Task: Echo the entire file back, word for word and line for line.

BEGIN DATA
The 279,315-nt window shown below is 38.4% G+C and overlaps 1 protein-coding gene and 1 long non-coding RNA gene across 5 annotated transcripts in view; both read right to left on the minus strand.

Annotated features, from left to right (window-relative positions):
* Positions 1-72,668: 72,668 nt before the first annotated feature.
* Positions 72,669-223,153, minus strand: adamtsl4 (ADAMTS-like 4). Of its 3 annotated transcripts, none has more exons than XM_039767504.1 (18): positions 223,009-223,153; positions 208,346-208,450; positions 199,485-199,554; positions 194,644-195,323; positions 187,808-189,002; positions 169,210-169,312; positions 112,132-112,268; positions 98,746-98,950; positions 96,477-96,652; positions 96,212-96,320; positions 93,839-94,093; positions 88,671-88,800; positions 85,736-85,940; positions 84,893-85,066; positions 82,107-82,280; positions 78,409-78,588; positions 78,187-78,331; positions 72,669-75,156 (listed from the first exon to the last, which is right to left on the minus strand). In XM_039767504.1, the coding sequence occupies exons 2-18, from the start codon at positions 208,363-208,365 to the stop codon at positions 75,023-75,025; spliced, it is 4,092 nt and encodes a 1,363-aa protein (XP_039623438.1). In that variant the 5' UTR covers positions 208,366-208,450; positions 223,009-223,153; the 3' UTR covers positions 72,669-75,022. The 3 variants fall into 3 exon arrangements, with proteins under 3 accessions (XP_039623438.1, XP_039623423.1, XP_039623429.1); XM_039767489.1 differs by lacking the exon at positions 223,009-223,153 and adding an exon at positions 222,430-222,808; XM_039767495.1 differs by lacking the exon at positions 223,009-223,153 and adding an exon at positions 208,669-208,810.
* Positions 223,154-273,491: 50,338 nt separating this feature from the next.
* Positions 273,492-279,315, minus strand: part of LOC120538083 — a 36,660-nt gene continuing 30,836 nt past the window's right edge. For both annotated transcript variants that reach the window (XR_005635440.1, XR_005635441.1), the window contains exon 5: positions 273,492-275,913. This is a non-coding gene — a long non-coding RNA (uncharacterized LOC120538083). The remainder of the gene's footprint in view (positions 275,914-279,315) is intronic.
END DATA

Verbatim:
The 279,315-nt window shown below is 38.4% G+C and overlaps 1 protein-coding gene and 1 long non-coding RNA gene across 5 annotated transcripts in view; both read right to left on the minus strand.

Annotated features, from left to right (window-relative positions):
* Positions 1-72,668: 72,668 nt before the first annotated feature.
* Positions 72,669-223,153, minus strand: adamtsl4 (ADAMTS-like 4). Of its 3 annotated transcripts, none has more exons than XM_039767504.1 (18): positions 223,009-223,153; positions 208,346-208,450; positions 199,485-199,554; positions 194,644-195,323; positions 187,808-189,002; positions 169,210-169,312; positions 112,132-112,268; positions 98,746-98,950; positions 96,477-96,652; positions 96,212-96,320; positions 93,839-94,093; positions 88,671-88,800; positions 85,736-85,940; positions 84,893-85,066; positions 82,107-82,280; positions 78,409-78,588; positions 78,187-78,331; positions 72,669-75,156 (listed from the first exon to the last, which is right to left on the minus strand). In XM_039767504.1, the coding sequence occupies exons 2-18, from the start codon at positions 208,363-208,365 to the stop codon at positions 75,023-75,025; spliced, it is 4,092 nt and encodes a 1,363-aa protein (XP_039623438.1). In that variant the 5' UTR covers positions 208,366-208,450; positions 223,009-223,153; the 3' UTR covers positions 72,669-75,022. The 3 variants fall into 3 exon arrangements, with proteins under 3 accessions (XP_039623438.1, XP_039623423.1, XP_039623429.1); XM_039767489.1 differs by lacking the exon at positions 223,009-223,153 and adding an exon at positions 222,430-222,808; XM_039767495.1 differs by lacking the exon at positions 223,009-223,153 and adding an exon at positions 208,669-208,810.
* Positions 223,154-273,491: 50,338 nt separating this feature from the next.
* Positions 273,492-279,315, minus strand: part of LOC120538083 — a 36,660-nt gene continuing 30,836 nt past the window's right edge. For both annotated transcript variants that reach the window (XR_005635440.1, XR_005635441.1), the window contains exon 5: positions 273,492-275,913. This is a non-coding gene — a long non-coding RNA (uncharacterized LOC120538083). The remainder of the gene's footprint in view (positions 275,914-279,315) is intronic.